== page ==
I think it was a bit of both. I think my photography at that time was a bit of personal expression as well as trying to make a statement. I think my photographing people in certain settings would make a statement in a political way. I guess I was doing fashion at the time, so that's personal expression. I didn't mind going and doing a fashion shoot in an Ndebele village in the middle of nowhere.12

Even within the confines of a fashion magazine aimed at affluent white women, she was aware of the greater political context of what was happening in the country. Her location of fashion within the political is evident in a photograph she took during a fashion shoot she did at the Voortrekker Monument. The clothing designers in the foreground model their alternative outfits, while in the background school children tour the monument which stands for Afrikaner nationalism and right-wing conservatism (Figure 1).



In the same interview Wulfsohn talked about how while working at Style magazine, on the same day after covering a social event she would also drive through to Soweto and photograph there. She reflected that 'it was a bit of a schizoid existence adapting from one situation to the other, but somehow I did it and many others did too.'13 We might well ask how Wulfsohn arrived at the point where she was covering white Johannesburg society events and Soweto in the same day.


Afrapix and 'Going Freelance', 1987-1990

Wulfsohn reflected on two influential moments in the development of her political awareness: one was travelling in Europe in 1979 and being exposed to banned literature, the other was a gift of Ernest Cole's famous book House of Bondage in the late 1970s.14 Cole's images made Wulfsohn more intensely aware of the inequalities of the society in which she lived. This was confirmed by her meetings with other photographers involved in projects such as South Africa: The Cordoned Heart15 which documented black poverty in South Africa.16 Many of the photographers involved in The Cordoned Heart were members of Afrapix, the anti-apartheid photographic collective founded in 1982.

In 1986 Wulfsohn became the chief photographer of Leadership magazine,17 but within a year she decided to work instead as a freelance photographer. She also joined Afrapix. It was around this time that she started to document HIV/AIDS as part of a personal project. Although Afrapix dissolved in 1991, a few short years after Wulfsohn had joined, her involvement in Afrapix and the relationships that she formed there undoubtedly informed her approach to documentary photography. However, Wulfsohn's varied experience prior to going freelance and joining Afrapix follows a trajectory that reveals a growing political awareness and ultimately a desire to pursue work on issues that interested her instead of following briefs.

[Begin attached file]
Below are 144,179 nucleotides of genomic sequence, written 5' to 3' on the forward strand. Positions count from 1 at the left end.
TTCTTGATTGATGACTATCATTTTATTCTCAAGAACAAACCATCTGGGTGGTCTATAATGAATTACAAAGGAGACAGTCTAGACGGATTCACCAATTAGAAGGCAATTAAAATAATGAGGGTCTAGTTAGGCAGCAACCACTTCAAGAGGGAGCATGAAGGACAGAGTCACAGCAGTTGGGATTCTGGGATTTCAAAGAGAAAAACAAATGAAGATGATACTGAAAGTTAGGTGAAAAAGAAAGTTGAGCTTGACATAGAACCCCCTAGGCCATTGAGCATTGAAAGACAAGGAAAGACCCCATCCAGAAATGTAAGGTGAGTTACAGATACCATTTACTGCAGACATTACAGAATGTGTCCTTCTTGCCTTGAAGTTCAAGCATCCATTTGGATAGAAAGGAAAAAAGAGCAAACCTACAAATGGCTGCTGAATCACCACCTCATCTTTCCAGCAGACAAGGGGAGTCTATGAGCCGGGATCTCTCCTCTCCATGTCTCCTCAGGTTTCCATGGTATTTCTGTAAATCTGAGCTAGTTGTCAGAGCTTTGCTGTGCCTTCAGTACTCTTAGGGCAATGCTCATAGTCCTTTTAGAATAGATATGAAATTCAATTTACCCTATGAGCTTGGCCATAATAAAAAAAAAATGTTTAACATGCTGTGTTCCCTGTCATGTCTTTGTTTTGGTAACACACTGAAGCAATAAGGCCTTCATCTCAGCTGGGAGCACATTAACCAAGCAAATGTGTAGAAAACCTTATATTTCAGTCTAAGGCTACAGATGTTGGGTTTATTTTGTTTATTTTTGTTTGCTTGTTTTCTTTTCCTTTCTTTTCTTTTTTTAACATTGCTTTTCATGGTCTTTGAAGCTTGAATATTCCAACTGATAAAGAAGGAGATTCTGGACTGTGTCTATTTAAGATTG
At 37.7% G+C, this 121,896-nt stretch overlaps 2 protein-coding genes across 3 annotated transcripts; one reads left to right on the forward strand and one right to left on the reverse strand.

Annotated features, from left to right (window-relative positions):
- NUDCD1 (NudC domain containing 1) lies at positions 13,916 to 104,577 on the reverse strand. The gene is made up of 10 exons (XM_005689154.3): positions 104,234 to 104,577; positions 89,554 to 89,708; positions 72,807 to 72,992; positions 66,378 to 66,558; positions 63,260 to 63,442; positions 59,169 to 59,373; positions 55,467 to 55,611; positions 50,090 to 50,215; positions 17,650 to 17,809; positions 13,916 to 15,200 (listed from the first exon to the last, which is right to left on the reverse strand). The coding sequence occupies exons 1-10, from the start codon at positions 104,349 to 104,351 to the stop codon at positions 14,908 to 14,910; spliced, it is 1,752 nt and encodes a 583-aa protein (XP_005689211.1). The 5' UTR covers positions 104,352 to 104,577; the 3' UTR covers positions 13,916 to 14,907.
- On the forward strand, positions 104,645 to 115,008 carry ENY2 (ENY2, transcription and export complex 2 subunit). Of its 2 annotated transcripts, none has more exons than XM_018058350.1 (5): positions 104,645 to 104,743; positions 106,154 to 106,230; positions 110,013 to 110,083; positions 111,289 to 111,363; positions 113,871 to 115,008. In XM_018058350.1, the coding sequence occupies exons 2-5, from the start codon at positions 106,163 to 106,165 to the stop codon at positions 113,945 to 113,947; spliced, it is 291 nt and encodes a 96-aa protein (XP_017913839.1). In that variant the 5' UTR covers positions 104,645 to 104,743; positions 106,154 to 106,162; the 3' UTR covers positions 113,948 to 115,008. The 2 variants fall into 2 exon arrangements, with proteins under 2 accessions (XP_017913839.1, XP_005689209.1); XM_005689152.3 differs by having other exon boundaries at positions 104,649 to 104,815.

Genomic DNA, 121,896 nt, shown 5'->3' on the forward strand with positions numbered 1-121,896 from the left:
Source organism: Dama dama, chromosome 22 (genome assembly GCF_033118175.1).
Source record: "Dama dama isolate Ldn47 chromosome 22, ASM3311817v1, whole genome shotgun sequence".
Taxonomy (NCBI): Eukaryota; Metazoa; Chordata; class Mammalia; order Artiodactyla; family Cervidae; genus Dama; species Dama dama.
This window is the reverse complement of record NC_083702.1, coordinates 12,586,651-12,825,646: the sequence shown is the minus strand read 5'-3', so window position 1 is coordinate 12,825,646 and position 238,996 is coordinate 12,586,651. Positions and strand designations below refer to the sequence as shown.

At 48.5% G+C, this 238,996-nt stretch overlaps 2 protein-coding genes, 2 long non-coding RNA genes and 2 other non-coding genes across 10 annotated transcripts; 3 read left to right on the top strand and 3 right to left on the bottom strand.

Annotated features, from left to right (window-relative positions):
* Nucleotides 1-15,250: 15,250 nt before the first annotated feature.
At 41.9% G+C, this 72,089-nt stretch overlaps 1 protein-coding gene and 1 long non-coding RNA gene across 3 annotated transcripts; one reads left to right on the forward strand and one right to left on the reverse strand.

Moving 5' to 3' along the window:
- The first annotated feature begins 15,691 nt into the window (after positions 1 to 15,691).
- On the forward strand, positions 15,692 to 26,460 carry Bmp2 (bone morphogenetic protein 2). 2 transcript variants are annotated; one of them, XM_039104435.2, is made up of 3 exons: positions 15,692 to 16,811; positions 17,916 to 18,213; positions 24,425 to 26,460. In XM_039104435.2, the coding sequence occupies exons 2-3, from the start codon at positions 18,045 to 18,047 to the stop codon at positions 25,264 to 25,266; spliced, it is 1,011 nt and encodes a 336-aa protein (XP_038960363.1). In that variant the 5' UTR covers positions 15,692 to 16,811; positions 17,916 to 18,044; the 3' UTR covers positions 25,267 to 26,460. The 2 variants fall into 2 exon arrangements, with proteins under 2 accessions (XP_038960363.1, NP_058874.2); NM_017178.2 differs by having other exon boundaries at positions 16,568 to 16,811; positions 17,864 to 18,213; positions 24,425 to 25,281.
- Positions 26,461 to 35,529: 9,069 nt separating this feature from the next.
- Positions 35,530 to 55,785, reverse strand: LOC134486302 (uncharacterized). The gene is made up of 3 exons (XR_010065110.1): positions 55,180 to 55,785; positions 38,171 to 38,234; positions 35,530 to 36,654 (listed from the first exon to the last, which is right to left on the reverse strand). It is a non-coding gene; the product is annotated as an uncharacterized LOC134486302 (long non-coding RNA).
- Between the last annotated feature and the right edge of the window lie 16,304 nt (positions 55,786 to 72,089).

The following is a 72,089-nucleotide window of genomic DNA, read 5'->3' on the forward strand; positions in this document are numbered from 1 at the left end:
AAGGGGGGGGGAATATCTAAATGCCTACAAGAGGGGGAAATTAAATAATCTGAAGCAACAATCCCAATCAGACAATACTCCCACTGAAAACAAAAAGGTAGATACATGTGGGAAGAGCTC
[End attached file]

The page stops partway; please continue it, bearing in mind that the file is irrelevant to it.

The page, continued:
Like a number of other woman photographers affiliated with Afrapix, including Lesley Lawson, Wendy Schwegmann and Gille de Vlieg (see Kylie Thomas, this Special Issue), she preferred to document social issues that revealed how apartheid laws shaped the lives of black South Africans rather than focusing on township violence and clashes between protesters and police. Examples of the personal projects that Wulfsohn undertook at the time included stories on the taxi industry, adult literacy and domestic workers.18 With the domestic workers project, Wulfsohn worked with Paul Weinberg and together they had a slide show and exhibition of the work (Figure 2). It is interesting to note that Lesley Lawson also focused on women's issues and did extensive projects with women domestic workers, office cleaners and factory workers.19 Lawson later became involved in working with NGOs that were involved in HIV/AIDS education and authored training materials and books.20 One of the book projects authored by Lawson included a number of Wulfsohn's images from a range of different projects, such as Puppets for AIDS which will be discussed in greater detail later in this article.21



Afrapix was based in Khotso House in Johannesburg, which was home to a number of other anti-apartheid groups, such as the Black Sash and the South African Council of Churches. Apart from supplying the foreign press with images, Afrapix-also provided photographs to the local alternative media, trade unions and grassroots organisations. This model of working with organisations which would facilitate introductions to subjects and communities would continue to inform Wulfsohn's work in the 1990s when she remained invested in telling a particular story either for an individual or an organisation, rather than making a statement in her own right.